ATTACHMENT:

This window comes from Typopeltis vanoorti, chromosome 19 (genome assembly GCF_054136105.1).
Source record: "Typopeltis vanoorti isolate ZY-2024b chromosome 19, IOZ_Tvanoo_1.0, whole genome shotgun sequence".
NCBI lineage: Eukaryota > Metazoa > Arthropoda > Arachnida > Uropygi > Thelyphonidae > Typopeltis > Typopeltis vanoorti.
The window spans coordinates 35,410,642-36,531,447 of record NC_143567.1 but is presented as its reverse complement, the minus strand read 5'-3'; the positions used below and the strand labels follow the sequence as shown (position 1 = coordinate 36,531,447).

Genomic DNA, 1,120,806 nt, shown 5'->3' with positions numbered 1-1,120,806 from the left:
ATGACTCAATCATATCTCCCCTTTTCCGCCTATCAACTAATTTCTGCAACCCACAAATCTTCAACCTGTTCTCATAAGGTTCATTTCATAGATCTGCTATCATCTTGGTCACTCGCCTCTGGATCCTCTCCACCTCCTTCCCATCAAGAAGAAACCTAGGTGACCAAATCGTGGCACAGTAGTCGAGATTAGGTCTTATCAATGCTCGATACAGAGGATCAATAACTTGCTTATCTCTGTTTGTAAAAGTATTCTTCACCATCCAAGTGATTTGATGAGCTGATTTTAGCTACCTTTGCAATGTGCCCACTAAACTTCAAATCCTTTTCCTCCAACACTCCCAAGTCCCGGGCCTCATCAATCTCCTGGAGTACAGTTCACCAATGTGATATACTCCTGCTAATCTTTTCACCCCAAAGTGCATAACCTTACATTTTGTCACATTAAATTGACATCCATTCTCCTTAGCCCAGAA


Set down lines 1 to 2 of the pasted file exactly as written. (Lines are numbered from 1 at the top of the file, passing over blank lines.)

This window comes from Typopeltis vanoorti, chromosome 19 (genome assembly GCF_054136105.1).
Source record: "Typopeltis vanoorti isolate ZY-2024b chromosome 19, IOZ_Tvanoo_1.0, whole genome shotgun sequence".